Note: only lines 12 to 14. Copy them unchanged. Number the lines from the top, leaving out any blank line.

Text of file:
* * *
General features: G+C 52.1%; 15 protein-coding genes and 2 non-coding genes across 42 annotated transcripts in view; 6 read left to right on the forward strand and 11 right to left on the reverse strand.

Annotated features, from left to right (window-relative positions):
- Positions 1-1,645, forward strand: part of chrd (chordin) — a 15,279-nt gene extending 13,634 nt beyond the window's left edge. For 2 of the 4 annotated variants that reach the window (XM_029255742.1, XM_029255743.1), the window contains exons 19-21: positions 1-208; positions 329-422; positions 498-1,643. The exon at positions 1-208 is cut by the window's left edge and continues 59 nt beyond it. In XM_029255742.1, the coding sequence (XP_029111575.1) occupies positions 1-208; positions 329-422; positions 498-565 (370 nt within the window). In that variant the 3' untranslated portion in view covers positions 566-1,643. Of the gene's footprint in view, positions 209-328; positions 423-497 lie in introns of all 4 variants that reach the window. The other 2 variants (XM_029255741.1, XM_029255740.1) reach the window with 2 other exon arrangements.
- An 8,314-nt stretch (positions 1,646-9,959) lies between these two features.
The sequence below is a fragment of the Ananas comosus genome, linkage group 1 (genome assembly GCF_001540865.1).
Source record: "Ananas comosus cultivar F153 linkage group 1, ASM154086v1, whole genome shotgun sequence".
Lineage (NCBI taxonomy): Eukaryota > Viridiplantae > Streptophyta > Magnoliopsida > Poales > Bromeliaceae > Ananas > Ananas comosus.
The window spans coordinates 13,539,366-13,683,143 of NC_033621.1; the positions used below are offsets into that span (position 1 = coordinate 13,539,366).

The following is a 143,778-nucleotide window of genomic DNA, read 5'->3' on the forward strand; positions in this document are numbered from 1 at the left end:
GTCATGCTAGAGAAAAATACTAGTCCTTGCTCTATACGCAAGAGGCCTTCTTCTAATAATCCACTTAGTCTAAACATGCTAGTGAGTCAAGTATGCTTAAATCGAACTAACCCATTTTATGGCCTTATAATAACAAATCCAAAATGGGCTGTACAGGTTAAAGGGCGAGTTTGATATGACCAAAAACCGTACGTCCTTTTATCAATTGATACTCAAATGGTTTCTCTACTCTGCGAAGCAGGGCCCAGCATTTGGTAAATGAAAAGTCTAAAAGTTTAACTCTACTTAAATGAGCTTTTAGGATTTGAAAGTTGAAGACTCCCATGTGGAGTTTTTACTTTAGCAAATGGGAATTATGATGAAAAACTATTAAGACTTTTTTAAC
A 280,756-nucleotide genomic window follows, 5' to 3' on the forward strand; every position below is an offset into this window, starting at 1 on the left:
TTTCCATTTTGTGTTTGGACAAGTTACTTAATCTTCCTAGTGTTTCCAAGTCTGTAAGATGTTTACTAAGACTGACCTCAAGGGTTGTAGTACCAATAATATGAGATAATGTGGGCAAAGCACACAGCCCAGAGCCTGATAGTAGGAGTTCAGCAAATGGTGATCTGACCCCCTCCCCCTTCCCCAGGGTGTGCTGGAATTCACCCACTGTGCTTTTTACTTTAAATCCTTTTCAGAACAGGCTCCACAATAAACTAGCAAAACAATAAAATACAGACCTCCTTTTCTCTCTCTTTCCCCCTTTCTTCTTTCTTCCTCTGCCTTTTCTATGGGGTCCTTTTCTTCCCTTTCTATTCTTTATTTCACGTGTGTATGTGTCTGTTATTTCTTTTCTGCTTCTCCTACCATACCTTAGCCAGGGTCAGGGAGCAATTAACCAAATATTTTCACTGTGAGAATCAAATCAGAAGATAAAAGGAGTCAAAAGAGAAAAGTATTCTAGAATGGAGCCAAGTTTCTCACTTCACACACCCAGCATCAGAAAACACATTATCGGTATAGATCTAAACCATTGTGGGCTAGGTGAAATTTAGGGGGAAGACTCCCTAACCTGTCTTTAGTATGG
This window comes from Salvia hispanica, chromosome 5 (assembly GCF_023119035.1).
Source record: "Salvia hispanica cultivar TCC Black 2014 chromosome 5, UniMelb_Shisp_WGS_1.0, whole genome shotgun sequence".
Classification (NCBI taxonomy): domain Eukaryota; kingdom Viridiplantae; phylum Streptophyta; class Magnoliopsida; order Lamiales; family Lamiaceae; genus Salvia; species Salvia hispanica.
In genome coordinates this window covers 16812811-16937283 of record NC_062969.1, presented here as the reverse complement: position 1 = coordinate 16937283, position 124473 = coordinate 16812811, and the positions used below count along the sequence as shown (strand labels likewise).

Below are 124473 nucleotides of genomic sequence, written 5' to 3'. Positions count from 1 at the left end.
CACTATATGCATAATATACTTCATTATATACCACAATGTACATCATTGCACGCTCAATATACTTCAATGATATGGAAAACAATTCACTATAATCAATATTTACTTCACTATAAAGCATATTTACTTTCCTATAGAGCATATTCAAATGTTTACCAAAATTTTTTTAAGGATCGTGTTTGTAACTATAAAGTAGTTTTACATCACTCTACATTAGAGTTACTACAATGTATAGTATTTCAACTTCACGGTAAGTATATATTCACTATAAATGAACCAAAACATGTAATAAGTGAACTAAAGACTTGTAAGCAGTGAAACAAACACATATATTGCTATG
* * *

TTTCCATTTTGTGTTTGGACAAGTTACTTAATCTTCCTAGTGTTTCCAAGTCTGTAAGATGTTTACTAAGACTGACCTCAAGGGTTGTAGTACCAATAATATGAGATAATGTGGGCAAAGCACACAGCCCAGAGCCTGATAGTAGGAGTTCAGCAAATGGTGATCTGACCCCCTCCCCCTTCCCCAGGGTGTGCTGGAATTCACCCACTGTGCTTTTTACTTTAAATCCTTTTCAGAACAGGCTCCACAATAAACTAGCAAAACAATAAAATACAGACCTCCTTTTCTCTCTCTTTCCCCCTTTCTTCTTTCTTCCTCTGCCTTTTCTATGGGGTCCTTTTCTTCCCTTTCTATTCTTTATTTCACGTGTGTATGTGTCTGTTATTTCTTTTCTGCTTCTCCTACCATACCTTAGCCAGGGTCAGGGAGCAATTAACCAAATATTTTCACTGTGAGAATCAAATCAGAAGATAAAAGGAGTCAAAAGAGAAAAGTATTCTAGAATGGAGCCAAGTTTCTCACTTCACACACCCAGCATCAGAAAACACATTATCGGTATAGATCTAAACCATTGTGGGCTAGGTGAAATTTAGGGGGAAGACTCCCTAACCTGTCTTTAGTATGG
This window comes from Salvia hispanica, chromosome 5 (assembly GCF_023119035.1).
Source record: "Salvia hispanica cultivar TCC Black 2014 chromosome 5, UniMelb_Shisp_WGS_1.0, whole genome shotgun sequence".